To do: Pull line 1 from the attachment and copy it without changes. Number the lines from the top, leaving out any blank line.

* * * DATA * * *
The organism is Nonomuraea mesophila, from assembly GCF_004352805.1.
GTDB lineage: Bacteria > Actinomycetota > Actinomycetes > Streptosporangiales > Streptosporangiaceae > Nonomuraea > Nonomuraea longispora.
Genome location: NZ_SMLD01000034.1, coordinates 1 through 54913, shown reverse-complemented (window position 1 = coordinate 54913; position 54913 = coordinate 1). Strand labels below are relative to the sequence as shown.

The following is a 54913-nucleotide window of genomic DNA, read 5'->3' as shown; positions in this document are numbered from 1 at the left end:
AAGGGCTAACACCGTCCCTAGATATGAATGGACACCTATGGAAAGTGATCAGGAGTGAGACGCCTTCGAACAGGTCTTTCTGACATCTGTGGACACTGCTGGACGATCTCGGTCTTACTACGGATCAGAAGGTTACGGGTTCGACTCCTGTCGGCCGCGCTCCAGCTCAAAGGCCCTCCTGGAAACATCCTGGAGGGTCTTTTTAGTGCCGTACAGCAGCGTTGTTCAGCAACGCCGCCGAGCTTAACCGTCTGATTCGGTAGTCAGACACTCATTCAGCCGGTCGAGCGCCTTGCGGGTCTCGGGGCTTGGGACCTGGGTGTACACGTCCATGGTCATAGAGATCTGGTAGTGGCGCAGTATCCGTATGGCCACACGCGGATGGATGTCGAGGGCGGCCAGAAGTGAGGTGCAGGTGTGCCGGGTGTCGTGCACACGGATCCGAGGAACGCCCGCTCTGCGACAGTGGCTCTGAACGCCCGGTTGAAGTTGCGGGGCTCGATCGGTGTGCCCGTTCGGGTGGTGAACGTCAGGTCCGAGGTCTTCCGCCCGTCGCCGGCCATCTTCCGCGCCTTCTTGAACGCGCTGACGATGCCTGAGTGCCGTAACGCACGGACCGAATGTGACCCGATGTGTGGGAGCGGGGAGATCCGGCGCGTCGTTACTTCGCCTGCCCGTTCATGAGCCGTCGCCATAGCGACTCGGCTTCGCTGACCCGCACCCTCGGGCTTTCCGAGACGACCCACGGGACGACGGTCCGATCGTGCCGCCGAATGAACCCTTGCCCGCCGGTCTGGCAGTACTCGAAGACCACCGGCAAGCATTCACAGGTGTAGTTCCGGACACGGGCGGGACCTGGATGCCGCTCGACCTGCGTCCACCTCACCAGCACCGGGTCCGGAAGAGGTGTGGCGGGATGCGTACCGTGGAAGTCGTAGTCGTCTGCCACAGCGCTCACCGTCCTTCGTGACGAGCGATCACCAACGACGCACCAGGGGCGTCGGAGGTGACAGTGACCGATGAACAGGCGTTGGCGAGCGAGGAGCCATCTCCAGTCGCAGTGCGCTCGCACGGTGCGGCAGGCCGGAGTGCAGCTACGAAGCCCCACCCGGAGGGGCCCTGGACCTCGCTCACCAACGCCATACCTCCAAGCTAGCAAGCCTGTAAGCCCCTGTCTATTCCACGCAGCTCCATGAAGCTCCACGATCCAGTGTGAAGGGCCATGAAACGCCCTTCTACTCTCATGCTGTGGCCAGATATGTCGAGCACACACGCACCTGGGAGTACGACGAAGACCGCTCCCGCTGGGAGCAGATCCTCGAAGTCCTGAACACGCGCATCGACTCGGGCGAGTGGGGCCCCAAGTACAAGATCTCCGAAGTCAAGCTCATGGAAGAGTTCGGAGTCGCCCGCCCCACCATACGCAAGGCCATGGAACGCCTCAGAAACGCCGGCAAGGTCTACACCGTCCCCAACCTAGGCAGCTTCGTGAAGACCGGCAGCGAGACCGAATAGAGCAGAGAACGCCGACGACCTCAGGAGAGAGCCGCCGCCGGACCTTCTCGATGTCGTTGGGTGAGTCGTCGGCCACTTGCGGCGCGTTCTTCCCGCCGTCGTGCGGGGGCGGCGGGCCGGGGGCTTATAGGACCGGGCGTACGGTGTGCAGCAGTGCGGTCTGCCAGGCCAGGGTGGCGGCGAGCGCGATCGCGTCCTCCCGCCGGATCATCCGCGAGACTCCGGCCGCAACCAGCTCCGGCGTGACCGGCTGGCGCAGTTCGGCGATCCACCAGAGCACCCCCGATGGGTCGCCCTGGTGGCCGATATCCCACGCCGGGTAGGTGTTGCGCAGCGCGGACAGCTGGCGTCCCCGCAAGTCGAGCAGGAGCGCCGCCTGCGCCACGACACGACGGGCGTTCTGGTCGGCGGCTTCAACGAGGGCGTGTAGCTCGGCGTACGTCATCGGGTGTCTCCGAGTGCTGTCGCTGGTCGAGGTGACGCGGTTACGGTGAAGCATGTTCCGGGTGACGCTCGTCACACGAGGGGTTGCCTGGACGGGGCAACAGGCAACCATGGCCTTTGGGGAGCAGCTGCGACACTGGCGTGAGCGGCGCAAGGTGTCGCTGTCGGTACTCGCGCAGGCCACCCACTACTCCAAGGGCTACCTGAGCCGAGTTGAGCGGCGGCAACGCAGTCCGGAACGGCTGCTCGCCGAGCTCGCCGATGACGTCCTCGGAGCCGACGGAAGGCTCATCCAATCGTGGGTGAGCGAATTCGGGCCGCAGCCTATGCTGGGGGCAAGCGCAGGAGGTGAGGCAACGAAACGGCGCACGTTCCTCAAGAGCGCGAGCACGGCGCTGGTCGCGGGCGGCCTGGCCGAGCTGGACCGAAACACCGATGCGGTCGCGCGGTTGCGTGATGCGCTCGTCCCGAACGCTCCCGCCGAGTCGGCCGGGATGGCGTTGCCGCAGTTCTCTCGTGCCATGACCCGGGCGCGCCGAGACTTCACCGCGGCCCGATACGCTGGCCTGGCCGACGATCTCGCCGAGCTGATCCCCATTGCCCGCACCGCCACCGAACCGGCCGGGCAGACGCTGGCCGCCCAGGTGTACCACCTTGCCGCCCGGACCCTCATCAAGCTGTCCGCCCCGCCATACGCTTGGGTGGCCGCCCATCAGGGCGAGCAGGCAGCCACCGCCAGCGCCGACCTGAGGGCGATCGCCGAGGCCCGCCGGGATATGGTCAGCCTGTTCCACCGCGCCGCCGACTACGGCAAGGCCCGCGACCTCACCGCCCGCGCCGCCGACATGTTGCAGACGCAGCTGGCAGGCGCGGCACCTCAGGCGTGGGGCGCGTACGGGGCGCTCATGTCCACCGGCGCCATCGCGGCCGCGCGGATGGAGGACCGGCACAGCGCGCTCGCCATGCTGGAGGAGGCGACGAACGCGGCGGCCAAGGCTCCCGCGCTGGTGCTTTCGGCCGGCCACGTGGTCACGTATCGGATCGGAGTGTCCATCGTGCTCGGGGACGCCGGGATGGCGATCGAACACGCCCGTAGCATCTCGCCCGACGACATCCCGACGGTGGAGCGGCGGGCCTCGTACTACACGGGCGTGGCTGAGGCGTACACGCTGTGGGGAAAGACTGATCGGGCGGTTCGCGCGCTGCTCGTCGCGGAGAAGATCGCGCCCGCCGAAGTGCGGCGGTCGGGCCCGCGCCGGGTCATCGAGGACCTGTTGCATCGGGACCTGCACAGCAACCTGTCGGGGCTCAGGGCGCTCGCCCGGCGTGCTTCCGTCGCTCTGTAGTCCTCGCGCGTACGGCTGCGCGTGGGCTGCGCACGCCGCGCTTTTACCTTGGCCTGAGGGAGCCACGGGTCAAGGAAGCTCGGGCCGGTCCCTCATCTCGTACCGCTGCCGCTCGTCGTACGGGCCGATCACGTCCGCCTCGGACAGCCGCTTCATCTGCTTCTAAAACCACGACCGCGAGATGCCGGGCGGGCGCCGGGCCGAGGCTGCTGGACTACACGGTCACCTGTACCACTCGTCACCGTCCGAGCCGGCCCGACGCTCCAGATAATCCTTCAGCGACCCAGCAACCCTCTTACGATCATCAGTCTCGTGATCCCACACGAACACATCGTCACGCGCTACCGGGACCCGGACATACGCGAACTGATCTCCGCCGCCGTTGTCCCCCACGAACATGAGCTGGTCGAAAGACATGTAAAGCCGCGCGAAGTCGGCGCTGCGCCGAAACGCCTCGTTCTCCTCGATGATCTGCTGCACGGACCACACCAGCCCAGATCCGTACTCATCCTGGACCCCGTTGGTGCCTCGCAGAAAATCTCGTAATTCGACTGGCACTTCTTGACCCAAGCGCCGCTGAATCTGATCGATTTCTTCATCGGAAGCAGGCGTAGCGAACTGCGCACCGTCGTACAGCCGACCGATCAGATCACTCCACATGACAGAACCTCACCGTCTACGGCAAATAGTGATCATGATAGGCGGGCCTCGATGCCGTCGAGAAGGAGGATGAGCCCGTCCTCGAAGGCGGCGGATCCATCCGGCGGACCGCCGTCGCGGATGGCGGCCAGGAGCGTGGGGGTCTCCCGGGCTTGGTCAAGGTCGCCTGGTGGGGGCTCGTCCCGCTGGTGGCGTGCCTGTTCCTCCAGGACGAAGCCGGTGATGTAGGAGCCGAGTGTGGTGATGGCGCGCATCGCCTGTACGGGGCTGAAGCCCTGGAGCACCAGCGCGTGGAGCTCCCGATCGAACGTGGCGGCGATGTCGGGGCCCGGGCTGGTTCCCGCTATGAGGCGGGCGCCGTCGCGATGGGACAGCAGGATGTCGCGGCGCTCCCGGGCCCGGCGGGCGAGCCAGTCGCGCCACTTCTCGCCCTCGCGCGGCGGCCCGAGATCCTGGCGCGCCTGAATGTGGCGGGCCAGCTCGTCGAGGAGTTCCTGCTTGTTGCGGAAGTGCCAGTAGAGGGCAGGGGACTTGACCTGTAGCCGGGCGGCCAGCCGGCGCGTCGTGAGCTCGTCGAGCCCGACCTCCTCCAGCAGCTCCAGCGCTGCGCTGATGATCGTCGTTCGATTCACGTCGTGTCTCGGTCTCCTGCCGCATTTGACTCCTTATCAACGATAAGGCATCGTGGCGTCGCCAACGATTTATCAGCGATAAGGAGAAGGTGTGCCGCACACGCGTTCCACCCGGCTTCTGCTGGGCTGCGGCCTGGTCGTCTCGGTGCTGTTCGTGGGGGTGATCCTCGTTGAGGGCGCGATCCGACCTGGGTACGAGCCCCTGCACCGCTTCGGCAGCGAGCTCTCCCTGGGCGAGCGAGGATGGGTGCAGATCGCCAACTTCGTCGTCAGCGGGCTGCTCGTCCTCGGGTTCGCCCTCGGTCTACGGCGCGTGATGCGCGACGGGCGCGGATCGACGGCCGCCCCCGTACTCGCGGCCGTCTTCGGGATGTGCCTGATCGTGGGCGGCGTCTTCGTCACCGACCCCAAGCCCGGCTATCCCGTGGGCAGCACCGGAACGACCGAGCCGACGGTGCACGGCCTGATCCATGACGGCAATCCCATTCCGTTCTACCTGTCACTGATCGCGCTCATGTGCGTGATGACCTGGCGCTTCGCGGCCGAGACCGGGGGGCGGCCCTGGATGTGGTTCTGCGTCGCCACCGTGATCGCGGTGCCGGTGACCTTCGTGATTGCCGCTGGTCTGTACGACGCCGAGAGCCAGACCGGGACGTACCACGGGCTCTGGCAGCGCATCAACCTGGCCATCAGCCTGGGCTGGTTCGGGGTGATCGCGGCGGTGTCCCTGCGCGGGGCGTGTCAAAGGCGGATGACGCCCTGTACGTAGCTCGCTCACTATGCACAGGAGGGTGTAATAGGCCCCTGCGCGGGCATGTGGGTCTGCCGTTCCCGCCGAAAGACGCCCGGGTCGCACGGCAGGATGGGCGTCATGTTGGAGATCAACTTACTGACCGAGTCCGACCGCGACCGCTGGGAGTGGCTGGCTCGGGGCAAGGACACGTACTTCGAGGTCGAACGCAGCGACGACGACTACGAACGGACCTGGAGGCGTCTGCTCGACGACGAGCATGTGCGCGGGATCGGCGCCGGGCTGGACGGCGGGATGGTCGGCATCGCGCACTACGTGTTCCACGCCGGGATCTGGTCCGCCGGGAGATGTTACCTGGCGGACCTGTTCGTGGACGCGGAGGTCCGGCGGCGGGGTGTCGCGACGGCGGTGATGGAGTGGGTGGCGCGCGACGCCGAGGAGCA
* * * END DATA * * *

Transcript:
The organism is Nonomuraea mesophila, from assembly GCF_004352805.1.